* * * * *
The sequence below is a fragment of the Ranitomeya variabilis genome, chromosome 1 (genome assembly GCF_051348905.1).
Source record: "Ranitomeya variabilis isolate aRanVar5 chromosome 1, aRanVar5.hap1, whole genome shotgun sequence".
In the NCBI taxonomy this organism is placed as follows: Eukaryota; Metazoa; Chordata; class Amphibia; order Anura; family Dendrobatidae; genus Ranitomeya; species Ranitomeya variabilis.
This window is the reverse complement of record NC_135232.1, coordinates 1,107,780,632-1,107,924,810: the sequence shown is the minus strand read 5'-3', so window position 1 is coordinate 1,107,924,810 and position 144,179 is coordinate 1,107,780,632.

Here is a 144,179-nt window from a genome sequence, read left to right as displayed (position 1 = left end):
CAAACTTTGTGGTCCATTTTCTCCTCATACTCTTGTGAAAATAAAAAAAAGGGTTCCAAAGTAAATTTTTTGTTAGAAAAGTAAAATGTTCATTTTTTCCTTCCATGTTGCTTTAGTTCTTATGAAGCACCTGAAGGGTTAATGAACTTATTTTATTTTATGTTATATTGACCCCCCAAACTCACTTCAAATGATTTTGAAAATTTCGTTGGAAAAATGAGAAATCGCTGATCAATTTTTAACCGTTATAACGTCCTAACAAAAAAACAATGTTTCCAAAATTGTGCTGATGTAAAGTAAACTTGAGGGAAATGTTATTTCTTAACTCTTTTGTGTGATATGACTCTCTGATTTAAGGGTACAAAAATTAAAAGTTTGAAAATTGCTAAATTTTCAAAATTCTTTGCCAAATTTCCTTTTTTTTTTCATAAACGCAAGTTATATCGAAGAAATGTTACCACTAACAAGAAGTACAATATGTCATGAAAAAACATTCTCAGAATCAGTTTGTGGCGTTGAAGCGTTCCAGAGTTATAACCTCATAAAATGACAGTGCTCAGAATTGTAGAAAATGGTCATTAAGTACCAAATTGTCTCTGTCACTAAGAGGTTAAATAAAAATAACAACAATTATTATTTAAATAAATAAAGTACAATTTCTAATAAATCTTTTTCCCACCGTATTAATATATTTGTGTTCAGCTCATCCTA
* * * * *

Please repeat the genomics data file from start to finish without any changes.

The sequence below is a fragment of the Ranitomeya variabilis genome, chromosome 1 (genome assembly GCF_051348905.1).
Source record: "Ranitomeya variabilis isolate aRanVar5 chromosome 1, aRanVar5.hap1, whole genome shotgun sequence".
In the NCBI taxonomy this organism is placed as follows: Eukaryota; Metazoa; Chordata; class Amphibia; order Anura; family Dendrobatidae; genus Ranitomeya; species Ranitomeya variabilis.
This window is the reverse complement of record NC_135232.1, coordinates 1,107,780,632-1,107,924,810: the sequence shown is the minus strand read 5'-3', so window position 1 is coordinate 1,107,924,810 and position 144,179 is coordinate 1,107,780,632.

Here is a 144,179-nt window from a genome sequence, read left to right as displayed (position 1 = left end):
CAAACTTTGTGGTCCATTTTCTCCTCATACTCTTGTGAAAATAAAAAAAAGGGTTCCAAAGTAAATTTTTTGTTAGAAAAGTAAAATGTTCATTTTTTCCTTCCATGTTGCTTTAGTTCTTATGAAGCACCTGAAGGGTTAATGAACTTATTTTATTTTATGTTATATTGACCCCCCAAACTCACTTCAAATGATTTTGAAAATTTCGTTGGAAAAATGAGAAATCGCTGATCAATTTTTAACCGTTATAACGTCCTAACAAAAAAACAATGTTTCCAAAATTGTGCTGATGTAAAGTAAACTTGAGGGAAATGTTATTTCTTAACTCTTTTGTGTGATATGACTCTCTGATTTAAGGGTACAAAAATTAAAAGTTTGAAAATTGCTAAATTTTCAAAATTCTTTGCCAAATTTCCTTTTTTTTTTCATAAACGCAAGTTATATCGAAGAAATGTTACCACTAACAAGAAGTACAATATGTCATGAAAAAACATTCTCAGAATCAGTTTGTGGCGTTGAAGCGTTCCAGAGTTATAACCTCATAAAATGACAGTGCTCAGAATTGTAGAAAATGGTCATTAAGTACCAAATTGTCTCTGTCACTAAGAGGTTAAATAAAAATAACAACAATTATTATTTAAATAAATAAAGTACAATTTCTAATAAATCTTTTTCCCACCGTATTAATATATTTGTGTTCAGCTCATCCTA